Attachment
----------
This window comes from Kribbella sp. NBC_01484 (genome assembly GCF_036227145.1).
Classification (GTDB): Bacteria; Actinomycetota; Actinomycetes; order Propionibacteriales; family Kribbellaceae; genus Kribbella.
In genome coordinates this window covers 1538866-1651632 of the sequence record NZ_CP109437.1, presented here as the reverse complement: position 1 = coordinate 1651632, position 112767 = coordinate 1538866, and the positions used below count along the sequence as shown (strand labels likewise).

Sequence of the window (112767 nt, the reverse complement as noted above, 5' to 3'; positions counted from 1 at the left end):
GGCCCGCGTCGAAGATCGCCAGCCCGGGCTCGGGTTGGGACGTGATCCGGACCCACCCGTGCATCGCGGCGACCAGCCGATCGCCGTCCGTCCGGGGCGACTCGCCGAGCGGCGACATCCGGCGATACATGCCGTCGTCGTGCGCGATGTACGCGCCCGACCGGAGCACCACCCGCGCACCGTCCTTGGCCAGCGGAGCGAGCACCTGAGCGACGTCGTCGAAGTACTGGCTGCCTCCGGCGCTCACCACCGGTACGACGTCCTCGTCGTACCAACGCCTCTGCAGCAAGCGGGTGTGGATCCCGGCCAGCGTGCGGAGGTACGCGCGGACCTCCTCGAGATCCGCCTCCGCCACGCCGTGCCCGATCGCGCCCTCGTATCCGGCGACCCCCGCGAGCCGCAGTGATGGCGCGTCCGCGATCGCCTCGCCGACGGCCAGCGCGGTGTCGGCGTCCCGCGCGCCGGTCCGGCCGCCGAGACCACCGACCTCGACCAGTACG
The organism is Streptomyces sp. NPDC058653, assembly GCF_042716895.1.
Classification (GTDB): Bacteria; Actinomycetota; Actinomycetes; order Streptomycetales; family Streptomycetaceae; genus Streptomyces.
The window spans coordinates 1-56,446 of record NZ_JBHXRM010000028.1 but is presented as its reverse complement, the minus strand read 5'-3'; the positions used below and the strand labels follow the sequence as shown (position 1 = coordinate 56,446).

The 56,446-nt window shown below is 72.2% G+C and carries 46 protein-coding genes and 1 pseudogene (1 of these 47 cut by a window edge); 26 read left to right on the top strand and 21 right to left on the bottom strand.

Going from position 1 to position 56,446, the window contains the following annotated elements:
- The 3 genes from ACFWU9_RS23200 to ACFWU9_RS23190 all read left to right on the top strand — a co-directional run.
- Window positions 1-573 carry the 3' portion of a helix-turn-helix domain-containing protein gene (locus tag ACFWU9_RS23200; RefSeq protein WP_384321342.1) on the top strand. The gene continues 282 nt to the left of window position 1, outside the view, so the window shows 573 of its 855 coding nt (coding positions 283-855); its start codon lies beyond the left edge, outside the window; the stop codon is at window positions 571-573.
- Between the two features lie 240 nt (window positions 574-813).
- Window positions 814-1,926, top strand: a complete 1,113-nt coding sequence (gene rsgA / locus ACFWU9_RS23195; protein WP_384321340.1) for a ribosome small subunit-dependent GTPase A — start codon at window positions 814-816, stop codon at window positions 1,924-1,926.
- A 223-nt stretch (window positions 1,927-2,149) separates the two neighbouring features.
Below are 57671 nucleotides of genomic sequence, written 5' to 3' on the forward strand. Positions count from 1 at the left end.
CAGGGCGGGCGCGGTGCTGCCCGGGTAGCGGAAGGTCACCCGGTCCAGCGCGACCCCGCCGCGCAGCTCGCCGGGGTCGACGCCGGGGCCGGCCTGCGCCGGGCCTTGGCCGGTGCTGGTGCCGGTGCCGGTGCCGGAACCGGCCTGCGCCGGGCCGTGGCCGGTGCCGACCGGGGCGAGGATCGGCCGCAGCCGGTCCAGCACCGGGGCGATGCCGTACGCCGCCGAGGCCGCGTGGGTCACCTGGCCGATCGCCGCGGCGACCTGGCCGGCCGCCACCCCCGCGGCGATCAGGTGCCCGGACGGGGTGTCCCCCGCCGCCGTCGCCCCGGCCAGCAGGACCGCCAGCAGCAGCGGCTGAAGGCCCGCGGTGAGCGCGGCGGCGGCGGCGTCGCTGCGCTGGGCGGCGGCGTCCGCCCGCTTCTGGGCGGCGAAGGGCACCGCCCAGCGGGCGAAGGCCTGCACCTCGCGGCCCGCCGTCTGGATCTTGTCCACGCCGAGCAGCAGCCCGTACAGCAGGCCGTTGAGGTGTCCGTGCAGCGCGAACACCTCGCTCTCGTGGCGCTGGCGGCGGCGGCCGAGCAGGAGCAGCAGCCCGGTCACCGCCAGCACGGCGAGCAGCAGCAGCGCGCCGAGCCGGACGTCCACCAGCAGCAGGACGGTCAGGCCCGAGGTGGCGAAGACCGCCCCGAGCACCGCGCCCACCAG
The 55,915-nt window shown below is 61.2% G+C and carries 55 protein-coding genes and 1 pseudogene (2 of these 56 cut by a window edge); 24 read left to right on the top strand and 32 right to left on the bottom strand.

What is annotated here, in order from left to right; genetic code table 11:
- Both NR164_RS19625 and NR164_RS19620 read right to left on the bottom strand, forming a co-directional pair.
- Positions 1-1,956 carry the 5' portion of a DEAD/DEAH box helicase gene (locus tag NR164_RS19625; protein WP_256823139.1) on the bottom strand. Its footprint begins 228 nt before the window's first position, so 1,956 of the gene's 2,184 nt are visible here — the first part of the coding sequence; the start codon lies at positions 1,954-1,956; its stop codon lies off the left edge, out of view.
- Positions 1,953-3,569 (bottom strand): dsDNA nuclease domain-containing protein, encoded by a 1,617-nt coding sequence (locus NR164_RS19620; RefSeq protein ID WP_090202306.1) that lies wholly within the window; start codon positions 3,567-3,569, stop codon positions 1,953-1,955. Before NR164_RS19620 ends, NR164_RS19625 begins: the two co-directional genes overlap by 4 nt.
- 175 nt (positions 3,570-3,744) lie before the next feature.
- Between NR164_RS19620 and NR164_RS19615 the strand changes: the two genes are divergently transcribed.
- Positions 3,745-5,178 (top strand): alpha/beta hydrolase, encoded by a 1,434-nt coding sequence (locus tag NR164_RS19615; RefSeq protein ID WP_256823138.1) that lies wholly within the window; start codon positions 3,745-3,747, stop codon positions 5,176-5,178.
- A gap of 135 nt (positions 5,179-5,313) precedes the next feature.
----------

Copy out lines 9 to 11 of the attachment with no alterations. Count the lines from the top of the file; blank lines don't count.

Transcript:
The 56,446-nt window shown below is 72.2% G+C and carries 46 protein-coding genes and 1 pseudogene (1 of these 47 cut by a window edge); 26 read left to right on the top strand and 21 right to left on the bottom strand.

Going from position 1 to position 56,446, the window contains the following annotated elements:
- The 3 genes from ACFWU9_RS23200 to ACFWU9_RS23190 all read left to right on the top strand — a co-directional run.